Japanese scientists have produced 3D-printed Wagyu beef with marbling ‘just like the real thing’.
It was created using stem cells in a lab and, dare we say it, raises the steaks for consuming environmentally-conscious meat consumption.
While previous lab-grown meat comes out like mince, this is a fully-featured steak with a complex structure of fat, muscle and blood vessels that produces the marbling effect Wagyu beef is known for.
‘This work may help usher in a more sustainable future with widely available cultured meat,’ said Dong-Hee Kang, from the research team at Osaka University that developed the steak.
Wagyu beef, considered a delicacy, comes from special breeds of Japanese cattle that have a genetic predisposition to create the marbling of fat on the inside of muscle tissue.
Unfortunately, the current cattle farming associated with Wagyu beef are unsustainable when it comes to the climate.
Methane emissions from cattle farming contributes a huge amount of greenhouse gases to the atmosphere. The message is almost universal from scientists and environmental researchers around the world: eat less meat.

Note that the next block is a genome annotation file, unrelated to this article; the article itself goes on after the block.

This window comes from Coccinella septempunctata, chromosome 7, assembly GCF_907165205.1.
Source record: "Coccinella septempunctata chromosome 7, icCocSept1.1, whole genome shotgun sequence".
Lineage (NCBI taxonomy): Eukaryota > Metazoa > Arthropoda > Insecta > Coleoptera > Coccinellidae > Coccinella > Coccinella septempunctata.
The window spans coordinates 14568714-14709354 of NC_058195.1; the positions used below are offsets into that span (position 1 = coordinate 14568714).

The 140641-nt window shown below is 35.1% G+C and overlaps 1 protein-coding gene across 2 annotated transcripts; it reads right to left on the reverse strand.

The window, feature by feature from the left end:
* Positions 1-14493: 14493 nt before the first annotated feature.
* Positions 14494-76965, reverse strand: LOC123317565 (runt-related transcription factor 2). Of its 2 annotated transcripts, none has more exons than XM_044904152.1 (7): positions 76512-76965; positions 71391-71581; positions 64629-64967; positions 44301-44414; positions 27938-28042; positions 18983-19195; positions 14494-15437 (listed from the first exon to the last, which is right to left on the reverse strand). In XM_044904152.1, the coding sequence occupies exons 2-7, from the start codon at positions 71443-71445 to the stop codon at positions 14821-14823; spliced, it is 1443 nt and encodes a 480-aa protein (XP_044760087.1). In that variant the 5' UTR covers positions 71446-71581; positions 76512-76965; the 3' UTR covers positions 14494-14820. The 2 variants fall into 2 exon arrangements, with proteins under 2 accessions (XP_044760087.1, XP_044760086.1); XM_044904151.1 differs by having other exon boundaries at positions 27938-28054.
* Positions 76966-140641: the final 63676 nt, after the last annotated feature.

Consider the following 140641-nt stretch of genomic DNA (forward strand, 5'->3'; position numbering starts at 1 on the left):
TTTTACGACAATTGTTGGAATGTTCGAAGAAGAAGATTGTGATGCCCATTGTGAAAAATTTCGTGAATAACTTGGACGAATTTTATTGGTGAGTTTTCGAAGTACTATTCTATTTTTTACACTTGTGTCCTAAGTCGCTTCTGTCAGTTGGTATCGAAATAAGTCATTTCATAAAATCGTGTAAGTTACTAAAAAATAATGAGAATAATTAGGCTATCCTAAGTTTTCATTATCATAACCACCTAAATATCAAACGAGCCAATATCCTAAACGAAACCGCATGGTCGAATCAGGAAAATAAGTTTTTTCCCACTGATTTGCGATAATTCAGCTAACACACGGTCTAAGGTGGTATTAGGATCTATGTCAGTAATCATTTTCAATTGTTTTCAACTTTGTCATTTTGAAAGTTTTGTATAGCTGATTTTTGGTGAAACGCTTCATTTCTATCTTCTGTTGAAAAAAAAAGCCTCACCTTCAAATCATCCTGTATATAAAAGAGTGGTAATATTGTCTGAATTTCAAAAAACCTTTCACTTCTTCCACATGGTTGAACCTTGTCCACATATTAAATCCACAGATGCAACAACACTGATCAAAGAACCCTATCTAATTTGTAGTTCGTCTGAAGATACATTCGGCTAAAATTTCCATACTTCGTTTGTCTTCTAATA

The ability to move to plant-based or lab-grown meat could have profound implications as we are still able to enjoy steak without having to farm cows to get it.
The team from Osaka University decided to 3D print the different fibrous tissues such as muscle, fat, and blood vessels, and then integrate them. Starting with two types of stem cells, called bovine satellite cells and adipose-derived stem cells (cells from body fat), they were able to produce the cultured meat.
‘Because actual meat is an aligned assembly of the fibers connected to the tendon for the actions of contraction and relaxation, tendon-gel integrated bioprinting was developed to construct tendon-like gels,’ the team wrote in the study, published in the journal Nature Communications.
‘The developed tendon-gel integrated bioprinting here could be a promising technology for the fabrication of the desired types of steak-like cultured meats,’ they wrote.
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